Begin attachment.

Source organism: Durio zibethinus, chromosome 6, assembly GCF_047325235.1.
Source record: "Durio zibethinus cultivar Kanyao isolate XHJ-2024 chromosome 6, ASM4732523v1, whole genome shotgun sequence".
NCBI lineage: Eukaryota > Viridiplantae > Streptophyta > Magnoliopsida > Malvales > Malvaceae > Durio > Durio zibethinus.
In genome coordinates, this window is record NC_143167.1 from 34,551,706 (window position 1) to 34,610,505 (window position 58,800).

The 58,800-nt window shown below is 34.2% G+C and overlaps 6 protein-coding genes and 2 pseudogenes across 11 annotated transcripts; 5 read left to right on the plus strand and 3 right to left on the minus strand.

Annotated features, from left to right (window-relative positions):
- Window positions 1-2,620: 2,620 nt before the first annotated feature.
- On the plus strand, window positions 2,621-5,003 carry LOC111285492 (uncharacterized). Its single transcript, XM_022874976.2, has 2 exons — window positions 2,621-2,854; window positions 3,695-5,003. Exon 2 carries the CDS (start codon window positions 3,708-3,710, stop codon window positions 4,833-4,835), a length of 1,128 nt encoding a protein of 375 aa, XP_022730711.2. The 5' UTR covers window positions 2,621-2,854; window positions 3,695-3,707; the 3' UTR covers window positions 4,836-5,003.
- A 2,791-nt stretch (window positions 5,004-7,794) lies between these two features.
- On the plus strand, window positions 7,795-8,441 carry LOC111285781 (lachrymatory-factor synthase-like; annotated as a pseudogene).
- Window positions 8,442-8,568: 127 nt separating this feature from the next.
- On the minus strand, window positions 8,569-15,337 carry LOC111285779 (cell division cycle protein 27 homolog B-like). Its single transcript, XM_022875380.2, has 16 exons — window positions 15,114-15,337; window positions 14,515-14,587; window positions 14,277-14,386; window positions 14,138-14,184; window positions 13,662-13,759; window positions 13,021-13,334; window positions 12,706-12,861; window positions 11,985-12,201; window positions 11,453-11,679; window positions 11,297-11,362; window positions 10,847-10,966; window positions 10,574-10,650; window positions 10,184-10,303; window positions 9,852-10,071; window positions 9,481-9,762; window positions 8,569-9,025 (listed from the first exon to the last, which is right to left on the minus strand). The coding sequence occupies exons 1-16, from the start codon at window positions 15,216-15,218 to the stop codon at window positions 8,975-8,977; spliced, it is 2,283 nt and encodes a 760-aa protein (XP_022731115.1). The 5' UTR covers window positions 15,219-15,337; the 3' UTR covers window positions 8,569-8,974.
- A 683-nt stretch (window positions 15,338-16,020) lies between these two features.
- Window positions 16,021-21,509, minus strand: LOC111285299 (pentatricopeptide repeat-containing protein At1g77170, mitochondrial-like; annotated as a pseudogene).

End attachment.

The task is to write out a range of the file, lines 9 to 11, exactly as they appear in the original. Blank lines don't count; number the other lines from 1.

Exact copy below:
- A 2,791-nt stretch (window positions 5,004-7,794) lies between these two features.
- On the plus strand, window positions 7,795-8,441 carry LOC111285781 (lachrymatory-factor synthase-like; annotated as a pseudogene).
- Window positions 8,442-8,568: 127 nt separating this feature from the next.